Hiding in plain sight


I’d be surprised if I’m the only one who has missed the glaringly obvious until it’s pointed out or another unrelated task reveals what should have been clear from the outset. Thankfully such incidences are rarer than they used to be, or maybe I’m at that age where I can’t remember them. The reason for the subject of this issue’s column occurred when putting the battered remnants of the project Triumph together quietly one evening. Things have moved along quite rapidly after many years of little or no change and the need to free up bench space for other work caused an extra flurry of activity.


Triumph engines are not particularly complicated so few problems were envisaged and those that were likely to arise were expected to have been caused by the length of time this project has been on the go and the number of house/workshop moves it has had to contend with. Ergo, these problems were confidently expected to be of the ‘now which box did I put that in’ or ‘is that on the shelf here, or in the storage facility or my mate’s garage’ sort of scenario. A late game plan change to assemble all the bits I have on hand and then acquire the bits I haven’t sort of speeded things up and I admit some bits which rightly should have gone to the scrap bin have found their way back on to the bike. Before you all start writing in there is no intention to use the motorcycle with these bits but rather they serve the purpose of having all the boxes emptied and a way will be seen to progress with new bits… the gearbox sprocket is one such part which shouldn’t be anywhere near a motorcycle, talk about hooked teeth… We all know, or should know, such a sprocket would make short work of a new chain so it’s lucky I don’t even have an old chain.

As this rebuild is documented regularly elsewhere in the magazine and our sister publication The Classic MotorCycle, I don’t intend to go too deep into the bike in this column as well, suffice to add the component parts were all arranged on various parts of the bench so they could go into their respective places – the swinging arm spindle greased and ready to drive in through the lug, spacers and shims ready, then the gearbox cluster and other components which go to make the gears sorted. Little disruptions such as the absence of the correct length studs and screws were sorted by rummaging in the box of old fasteners. Even the fact the selector plate wouldn’t line up with the rollers on the selector forks at first became obvious under inspection and was quite easily solved – two cogs were the wrong way round on the layshaft and had been since the bike was stripped. Once the cogs were put in correctly the cluster verily jumped into place in the casting and we even had four gears engaging.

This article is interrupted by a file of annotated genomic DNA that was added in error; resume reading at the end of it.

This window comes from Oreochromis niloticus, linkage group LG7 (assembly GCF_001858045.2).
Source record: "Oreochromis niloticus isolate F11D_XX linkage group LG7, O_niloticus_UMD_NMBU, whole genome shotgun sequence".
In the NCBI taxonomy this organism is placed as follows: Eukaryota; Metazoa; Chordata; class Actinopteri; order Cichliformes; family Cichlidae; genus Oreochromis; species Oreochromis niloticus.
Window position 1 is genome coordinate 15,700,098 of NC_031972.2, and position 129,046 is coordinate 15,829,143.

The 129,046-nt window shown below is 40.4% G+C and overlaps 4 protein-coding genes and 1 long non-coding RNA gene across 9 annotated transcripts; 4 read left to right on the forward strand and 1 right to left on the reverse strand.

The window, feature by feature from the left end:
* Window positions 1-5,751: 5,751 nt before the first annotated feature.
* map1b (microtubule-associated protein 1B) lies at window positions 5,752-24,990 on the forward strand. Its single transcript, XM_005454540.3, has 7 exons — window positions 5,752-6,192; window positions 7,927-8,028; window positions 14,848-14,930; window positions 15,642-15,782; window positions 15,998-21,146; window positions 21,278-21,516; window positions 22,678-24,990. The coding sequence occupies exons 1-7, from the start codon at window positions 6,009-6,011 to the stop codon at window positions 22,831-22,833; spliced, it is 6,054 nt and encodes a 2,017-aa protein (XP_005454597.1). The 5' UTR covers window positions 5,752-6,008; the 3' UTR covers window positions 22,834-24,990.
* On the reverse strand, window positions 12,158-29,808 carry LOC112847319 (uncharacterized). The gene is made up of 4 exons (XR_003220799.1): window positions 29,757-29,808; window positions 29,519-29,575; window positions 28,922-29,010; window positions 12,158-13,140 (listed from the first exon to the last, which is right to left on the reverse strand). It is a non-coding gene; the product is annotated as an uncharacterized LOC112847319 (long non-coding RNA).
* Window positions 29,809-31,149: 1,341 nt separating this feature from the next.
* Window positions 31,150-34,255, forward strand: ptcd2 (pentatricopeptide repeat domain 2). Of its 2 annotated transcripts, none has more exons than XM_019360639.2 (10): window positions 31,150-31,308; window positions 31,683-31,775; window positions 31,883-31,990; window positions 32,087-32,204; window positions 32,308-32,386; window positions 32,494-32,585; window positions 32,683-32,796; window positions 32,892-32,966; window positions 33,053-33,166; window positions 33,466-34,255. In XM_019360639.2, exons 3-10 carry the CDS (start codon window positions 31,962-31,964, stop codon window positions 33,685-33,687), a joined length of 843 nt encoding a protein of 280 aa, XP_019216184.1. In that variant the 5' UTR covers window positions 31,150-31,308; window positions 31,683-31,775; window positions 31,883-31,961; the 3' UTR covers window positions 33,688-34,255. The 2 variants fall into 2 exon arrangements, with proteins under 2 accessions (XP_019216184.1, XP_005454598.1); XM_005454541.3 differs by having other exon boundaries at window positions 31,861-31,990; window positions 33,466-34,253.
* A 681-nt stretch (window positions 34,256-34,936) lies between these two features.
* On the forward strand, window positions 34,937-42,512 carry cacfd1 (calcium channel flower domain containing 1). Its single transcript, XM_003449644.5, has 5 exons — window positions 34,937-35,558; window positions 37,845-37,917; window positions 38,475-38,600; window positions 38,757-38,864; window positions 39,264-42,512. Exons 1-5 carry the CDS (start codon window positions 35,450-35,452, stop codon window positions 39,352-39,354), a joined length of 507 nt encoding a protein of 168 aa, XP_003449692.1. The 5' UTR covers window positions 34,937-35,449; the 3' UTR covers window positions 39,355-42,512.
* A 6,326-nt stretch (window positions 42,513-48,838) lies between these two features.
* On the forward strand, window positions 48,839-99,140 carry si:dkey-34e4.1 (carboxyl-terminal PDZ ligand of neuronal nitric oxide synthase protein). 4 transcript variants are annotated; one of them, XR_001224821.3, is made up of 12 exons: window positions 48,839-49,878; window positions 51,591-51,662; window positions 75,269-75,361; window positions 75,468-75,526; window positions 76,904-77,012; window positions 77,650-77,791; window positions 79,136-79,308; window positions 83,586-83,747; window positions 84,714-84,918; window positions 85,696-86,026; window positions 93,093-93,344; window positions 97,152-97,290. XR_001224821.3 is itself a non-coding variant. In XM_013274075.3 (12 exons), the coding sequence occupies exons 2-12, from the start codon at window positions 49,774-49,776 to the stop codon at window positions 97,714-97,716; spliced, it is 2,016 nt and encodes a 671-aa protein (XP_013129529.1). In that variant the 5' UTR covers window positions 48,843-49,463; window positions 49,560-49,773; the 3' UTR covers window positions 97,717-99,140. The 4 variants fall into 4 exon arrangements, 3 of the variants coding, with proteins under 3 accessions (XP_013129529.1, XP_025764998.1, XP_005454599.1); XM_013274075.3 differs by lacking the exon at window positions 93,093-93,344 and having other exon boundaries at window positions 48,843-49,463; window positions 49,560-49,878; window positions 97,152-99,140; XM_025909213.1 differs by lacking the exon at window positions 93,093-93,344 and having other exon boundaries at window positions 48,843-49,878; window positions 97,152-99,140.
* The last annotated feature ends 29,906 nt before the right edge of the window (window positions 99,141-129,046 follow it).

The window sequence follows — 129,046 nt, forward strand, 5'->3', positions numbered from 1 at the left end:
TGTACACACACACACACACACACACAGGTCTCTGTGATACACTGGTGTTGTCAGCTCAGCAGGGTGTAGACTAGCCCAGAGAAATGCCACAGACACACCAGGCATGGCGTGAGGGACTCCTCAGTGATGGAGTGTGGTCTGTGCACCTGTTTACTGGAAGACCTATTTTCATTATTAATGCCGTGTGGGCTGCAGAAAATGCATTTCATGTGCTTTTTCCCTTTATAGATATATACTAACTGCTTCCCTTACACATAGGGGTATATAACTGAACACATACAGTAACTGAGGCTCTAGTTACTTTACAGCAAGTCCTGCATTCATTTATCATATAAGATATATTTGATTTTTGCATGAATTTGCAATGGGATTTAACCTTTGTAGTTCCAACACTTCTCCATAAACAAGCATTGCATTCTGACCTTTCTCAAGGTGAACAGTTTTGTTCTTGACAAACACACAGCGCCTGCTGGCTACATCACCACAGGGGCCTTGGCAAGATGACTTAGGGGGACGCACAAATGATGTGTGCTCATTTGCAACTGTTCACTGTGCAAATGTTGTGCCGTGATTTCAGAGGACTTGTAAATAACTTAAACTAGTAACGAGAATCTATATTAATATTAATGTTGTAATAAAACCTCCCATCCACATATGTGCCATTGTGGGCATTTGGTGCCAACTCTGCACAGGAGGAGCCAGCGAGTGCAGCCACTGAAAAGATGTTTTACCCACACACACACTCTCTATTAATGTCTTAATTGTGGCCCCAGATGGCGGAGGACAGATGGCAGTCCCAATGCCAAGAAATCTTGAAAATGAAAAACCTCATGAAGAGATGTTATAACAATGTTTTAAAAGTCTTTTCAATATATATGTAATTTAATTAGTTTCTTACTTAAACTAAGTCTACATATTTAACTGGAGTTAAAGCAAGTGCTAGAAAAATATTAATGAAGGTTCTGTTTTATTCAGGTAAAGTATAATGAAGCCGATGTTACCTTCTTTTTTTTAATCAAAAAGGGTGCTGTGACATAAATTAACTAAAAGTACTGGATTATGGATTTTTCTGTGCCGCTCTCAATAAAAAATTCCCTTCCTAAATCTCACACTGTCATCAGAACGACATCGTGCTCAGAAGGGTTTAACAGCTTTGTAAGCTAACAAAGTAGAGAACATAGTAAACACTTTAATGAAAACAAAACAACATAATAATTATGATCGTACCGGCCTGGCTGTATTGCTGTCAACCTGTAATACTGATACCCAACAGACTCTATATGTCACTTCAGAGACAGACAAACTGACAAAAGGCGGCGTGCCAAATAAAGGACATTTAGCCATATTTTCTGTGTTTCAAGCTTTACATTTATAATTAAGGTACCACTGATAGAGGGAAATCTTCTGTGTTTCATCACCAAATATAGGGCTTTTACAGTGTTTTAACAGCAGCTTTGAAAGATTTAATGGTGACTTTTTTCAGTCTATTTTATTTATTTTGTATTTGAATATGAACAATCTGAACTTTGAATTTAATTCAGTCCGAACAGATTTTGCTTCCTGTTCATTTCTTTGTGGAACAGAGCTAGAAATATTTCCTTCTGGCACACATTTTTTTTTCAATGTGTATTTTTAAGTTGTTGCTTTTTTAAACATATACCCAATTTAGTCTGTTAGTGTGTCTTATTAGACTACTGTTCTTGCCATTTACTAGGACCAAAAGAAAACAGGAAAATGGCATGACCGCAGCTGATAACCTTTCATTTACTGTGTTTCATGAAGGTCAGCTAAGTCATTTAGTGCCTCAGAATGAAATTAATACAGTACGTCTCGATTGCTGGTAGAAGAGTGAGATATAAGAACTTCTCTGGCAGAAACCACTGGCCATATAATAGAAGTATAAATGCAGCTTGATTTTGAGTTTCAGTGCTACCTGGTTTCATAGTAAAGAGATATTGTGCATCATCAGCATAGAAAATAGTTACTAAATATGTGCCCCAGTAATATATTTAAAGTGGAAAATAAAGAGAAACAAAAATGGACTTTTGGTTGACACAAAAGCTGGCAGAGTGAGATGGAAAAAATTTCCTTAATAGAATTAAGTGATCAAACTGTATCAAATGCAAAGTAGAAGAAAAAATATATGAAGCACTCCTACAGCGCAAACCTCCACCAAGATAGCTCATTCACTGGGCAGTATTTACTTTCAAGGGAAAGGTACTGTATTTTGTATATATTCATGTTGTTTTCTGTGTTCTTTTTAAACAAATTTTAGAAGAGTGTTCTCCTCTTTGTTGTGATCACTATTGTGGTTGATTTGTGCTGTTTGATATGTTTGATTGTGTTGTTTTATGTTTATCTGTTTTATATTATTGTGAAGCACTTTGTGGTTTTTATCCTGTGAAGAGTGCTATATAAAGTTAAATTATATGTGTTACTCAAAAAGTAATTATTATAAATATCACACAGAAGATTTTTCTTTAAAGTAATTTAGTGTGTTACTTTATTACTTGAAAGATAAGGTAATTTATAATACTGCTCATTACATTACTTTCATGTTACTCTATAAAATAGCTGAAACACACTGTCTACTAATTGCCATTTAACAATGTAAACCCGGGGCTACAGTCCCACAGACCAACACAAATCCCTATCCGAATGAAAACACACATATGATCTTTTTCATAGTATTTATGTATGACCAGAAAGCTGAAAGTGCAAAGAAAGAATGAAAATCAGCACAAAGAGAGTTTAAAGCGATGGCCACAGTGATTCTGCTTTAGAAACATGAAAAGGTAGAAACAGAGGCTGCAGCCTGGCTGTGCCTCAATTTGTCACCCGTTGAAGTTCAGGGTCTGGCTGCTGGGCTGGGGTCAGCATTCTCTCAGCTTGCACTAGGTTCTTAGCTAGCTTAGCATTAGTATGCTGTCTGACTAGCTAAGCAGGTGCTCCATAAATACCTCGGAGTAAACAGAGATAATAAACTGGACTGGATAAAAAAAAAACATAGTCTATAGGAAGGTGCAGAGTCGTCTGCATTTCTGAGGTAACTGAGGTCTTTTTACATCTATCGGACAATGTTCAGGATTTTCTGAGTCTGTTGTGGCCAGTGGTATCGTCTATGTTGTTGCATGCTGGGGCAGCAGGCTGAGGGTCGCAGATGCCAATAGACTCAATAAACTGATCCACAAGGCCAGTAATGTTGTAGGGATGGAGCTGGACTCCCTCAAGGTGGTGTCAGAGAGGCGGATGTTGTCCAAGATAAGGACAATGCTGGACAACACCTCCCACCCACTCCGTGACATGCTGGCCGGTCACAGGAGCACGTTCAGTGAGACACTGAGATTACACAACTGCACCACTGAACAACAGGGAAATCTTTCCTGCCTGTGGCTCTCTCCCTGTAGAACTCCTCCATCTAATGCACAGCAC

Missing from the project and again something obvious is one half of the Triumph forks. This is less of a problem than it may seem, as my intent had always been to use stronger forks in this project as the Triumph ones are 32mm diameter stanchions and even John Giles was quoted as saying they could wilt a bit. There are a couple of sets of BSA forks to hand though and with 35mm stanchions they’re much tougher.


Okay, it means a different type of front wheel will have to go in the bike – the spindle mounts are knock through on the BSA but clamp up on the Triumph but that is fairly obvious and a spindle isn’t hard to source or make for that matter.

Work progressed upwards on the engine and the little plastic trays which have so long been a part of this Triumph’s existence were emptied as parts were fitted to the engine. A rocker box was assembled from the bits which had once been inside it, a new spindle was needed because the old one was long gone, oil was pumped through the drillings and all seemed well in the world. I elected to not put the pushrods in place nor their tubes as the head was already sitting in place, bolts finger-tight. So, I thought I’d just put the rocker boxes on the head and screw them up finger-tight too. On the smaller unit engines the rocker oil feed comes into the engine via a thin tube with a banjo fitting on either end. The rocker bolt has a relieved section to allow the oil to flow into the box itself and this bolt slides up under the head and forms a third fixing on the front of the casting… or it does if the lug on the casting is there…

The exhaust box fitted as it should and once I find the domed nuts it will fit in place no problem but the inlet one is missing the vital bit on the head. It should have been obvious to me but it wasn’t. In my defence, where the lug had been was completely flat, so has at some point been cleaned up with a milling machine as no trace of the original lug is there. A review of several months of photographs clearly show the lug is missing and yet what is glaringly obvious now had been missed for goodness knows how long. Luckily I have a cylinder head which is scrap but has lugs and fins on it to replace the missing items.


My welder will be pleased…


Read more in the Winter issue (No.49) of CDB – out now!

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